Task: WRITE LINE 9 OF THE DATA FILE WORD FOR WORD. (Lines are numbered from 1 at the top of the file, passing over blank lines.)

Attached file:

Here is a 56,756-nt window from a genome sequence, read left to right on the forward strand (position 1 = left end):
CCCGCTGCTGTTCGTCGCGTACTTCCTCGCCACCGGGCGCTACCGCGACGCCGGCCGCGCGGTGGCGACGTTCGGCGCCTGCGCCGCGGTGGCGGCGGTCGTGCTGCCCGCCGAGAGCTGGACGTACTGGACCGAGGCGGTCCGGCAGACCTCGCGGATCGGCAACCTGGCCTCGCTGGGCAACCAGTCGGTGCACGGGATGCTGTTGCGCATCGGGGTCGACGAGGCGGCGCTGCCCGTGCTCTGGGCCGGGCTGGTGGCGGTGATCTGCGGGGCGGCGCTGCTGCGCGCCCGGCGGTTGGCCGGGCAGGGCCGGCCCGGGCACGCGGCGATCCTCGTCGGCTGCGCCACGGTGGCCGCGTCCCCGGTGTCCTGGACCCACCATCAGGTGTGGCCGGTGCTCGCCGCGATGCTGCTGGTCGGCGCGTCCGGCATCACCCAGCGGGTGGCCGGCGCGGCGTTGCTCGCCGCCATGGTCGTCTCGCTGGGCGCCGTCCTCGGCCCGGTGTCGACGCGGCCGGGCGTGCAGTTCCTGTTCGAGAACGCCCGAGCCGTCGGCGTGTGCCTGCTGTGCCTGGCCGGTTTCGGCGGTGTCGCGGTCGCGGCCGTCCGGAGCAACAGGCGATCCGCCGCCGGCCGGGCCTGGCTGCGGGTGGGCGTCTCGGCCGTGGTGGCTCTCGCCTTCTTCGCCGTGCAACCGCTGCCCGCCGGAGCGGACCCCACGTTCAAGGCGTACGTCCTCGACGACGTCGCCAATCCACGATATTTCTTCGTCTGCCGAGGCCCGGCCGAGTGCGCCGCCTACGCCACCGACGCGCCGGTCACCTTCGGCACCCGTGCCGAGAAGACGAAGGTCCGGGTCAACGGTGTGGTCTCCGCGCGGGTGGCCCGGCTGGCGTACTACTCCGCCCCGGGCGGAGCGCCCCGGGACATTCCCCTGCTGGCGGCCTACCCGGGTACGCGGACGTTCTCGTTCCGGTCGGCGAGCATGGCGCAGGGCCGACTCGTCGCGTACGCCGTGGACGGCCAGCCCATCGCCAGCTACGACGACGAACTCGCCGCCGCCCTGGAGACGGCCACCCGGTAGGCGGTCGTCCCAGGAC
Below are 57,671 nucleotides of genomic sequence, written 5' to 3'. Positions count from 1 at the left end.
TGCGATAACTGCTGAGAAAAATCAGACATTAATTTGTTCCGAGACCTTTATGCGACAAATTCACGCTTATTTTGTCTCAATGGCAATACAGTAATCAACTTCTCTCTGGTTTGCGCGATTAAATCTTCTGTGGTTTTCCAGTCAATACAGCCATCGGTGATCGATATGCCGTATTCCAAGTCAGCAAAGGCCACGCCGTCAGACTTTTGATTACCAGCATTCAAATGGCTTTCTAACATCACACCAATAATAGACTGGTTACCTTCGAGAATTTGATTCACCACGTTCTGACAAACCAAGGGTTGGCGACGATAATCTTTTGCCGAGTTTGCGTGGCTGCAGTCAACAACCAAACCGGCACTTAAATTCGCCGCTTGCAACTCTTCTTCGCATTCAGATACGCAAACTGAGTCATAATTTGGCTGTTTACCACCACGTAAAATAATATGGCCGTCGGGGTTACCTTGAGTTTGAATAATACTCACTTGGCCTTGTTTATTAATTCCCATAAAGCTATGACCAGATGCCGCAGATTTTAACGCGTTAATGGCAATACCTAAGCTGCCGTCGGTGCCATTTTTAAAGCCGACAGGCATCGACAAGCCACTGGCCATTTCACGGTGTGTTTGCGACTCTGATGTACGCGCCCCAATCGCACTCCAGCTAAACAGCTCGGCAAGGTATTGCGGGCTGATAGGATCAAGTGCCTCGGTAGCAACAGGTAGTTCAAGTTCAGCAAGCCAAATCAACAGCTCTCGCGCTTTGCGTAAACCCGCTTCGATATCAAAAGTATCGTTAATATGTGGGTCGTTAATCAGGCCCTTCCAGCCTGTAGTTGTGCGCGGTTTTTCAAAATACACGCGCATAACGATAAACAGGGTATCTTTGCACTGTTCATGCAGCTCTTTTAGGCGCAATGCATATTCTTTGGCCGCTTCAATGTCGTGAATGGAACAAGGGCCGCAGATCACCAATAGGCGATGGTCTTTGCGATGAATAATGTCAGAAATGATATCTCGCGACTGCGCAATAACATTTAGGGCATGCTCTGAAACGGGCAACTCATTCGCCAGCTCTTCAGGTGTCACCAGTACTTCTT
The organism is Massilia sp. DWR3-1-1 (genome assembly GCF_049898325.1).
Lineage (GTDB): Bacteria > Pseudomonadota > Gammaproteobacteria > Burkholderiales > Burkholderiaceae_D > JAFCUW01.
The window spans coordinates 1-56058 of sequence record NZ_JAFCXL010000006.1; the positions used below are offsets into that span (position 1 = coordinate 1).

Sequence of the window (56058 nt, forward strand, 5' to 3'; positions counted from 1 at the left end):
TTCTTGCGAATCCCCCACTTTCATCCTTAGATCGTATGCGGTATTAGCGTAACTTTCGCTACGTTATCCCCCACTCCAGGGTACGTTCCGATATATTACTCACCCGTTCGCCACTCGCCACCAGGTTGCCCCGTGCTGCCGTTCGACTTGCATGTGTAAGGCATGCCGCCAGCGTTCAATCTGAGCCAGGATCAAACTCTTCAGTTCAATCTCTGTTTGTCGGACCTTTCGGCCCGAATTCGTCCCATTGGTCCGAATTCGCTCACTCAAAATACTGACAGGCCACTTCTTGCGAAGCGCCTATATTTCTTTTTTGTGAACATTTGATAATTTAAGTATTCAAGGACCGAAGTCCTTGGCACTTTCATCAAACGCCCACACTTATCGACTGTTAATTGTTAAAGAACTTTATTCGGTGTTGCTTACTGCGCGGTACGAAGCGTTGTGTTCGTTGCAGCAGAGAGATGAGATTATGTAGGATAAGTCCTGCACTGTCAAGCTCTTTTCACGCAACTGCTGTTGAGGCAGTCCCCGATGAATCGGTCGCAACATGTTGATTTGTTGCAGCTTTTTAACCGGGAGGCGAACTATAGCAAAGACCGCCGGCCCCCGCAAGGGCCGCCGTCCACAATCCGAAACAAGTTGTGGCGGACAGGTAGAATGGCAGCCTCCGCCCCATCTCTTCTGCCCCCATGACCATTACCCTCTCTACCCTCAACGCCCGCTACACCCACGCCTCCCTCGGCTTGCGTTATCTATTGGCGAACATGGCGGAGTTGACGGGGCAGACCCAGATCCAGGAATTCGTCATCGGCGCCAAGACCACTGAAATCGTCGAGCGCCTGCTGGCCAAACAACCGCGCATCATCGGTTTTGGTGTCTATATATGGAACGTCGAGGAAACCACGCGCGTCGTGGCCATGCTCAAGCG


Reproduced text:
TTCTTGCGAATCCCCCACTTTCATCCTTAGATCGTATGCGGTATTAGCGTAACTTTCGCTACGTTATCCCCCACTCCAGGGTACGTTCCGATATATTACTCACCCGTTCGCCACTCGCCACCAGGTTGCCCCGTGCTGCCGTTCGACTTGCATGTGTAAGGCATGCCGCCAGCGTTCAATCTGAGCCAGGATCAAACTCTTCAGTTCAATCTCTGTTTGTCGGACCTTTCGGCCCGAATTCGTCCCATTGGTCCGAATTCGCTCACTCAAAATACTGACAGGCCACTTCTTGCGAAGCGCCTATATTTCTTTTTTGTGAACATTTGATAATTTAAGTATTCAAGGACCGAAGTCCTTGGCACTTTCATCAAACGCCCACACTTATCGACTGTTAATTGTTAAAGAACTTTATTCGGTGTTGCTTACTGCGCGGTACGAAGCGTTGTGTTCGTTGCAGCAGAGAGATGAGATTATGTAGGATAAGTCCTGCACTGTCAAGCTCTTTTCACGCAACTGCTGTTGAGGCAGTCCCCGATGAATCGGTCGCAACATGTTGATTTGTTGCAGCTTTTTAACCGGGAGGCGAACTATAGCAAAGACCGCCGGCCCCCGCAAGGGCCGCCGTCCACAATCCGAAACAAGTTGTGGCGGACAGGTAGAATGGCAGCCTCCGCCCCATCTCTTCTGCCCCCATGACCATTACCCTCTCTACCCTCAACGCCCGCTACACCCACGCCTCCCTCGGCTTGCGTTATCTATTGGCGAACATGGCGGAGTTGACGGGGCAGACCCAGATCCAGGAATTCGTCATCGGCGCCAAGACCACTGAAATCGTCGAGCGCCTGCTGGCCAAACAACCGCGCATCATCGGTTTTGGTGTCTATATATGGAACGTCGAGGAAACCACGCGCGTCGTGGCCATGCTCAAGCG